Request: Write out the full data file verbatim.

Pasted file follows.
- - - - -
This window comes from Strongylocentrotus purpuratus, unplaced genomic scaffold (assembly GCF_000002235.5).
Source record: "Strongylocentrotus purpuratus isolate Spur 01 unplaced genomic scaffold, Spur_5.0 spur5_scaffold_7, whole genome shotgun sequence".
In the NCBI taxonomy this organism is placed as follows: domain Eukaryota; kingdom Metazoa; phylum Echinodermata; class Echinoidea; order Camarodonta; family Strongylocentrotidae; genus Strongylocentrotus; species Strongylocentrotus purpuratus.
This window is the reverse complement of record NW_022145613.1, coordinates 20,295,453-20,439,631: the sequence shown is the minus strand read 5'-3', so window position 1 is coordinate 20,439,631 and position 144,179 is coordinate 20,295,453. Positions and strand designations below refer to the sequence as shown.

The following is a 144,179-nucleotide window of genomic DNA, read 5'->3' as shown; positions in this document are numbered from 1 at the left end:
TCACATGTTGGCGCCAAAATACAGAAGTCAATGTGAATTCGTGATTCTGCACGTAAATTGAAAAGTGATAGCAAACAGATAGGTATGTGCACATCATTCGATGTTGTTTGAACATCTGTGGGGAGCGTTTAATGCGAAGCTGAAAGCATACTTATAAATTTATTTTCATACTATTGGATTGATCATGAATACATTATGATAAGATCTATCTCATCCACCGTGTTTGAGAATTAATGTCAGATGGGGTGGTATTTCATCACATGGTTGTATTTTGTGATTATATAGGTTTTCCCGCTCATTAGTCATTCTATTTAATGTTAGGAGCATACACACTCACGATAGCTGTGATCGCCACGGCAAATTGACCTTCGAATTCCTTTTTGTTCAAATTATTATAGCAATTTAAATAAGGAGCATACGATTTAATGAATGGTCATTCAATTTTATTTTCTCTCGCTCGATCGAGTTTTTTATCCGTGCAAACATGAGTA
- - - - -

This window comes from Strongylocentrotus purpuratus, unplaced genomic scaffold (assembly GCF_000002235.5).
Source record: "Strongylocentrotus purpuratus isolate Spur 01 unplaced genomic scaffold, Spur_5.0 spur5_scaffold_7, whole genome shotgun sequence".
In the NCBI taxonomy this organism is placed as follows: domain Eukaryota; kingdom Metazoa; phylum Echinodermata; class Echinoidea; order Camarodonta; family Strongylocentrotidae; genus Strongylocentrotus; species Strongylocentrotus purpuratus.
This window is the reverse complement of record NW_022145613.1, coordinates 20,295,453-20,439,631: the sequence shown is the minus strand read 5'-3', so window position 1 is coordinate 20,439,631 and position 144,179 is coordinate 20,295,453. Positions and strand designations below refer to the sequence as shown.

The following is a 144,179-nucleotide window of genomic DNA, read 5'->3' as shown; positions in this document are numbered from 1 at the left end:
TCACATGTTGGCGCCAAAATACAGAAGTCAATGTGAATTCGTGATTCTGCACGTAAATTGAAAAGTGATAGCAAACAGATAGGTATGTGCACATCATTCGATGTTGTTTGAACATCTGTGGGGAGCGTTTAATGCGAAGCTGAAAGCATACTTATAAATTTATTTTCATACTATTGGATTGATCATGAATACATTATGATAAGATCTATCTCATCCACCGTGTTTGAGAATTAATGTCAGATGGGGTGGTATTTCATCACATGGTTGTATTTTGTGATTATATAGGTTTTCCCGCTCATTAGTCATTCTATTTAATGTTAGGAGCATACACACTCACGATAGCTGTGATCGCCACGGCAAATTGACCTTCGAATTCCTTTTTGTTCAAATTATTATAGCAATTTAAATAAGGAGCATACGATTTAATGAATGGTCATTCAATTTTATTTTCTCTCGCTCGATCGAGTTTTTTATCCGTGCAAACATGAGTA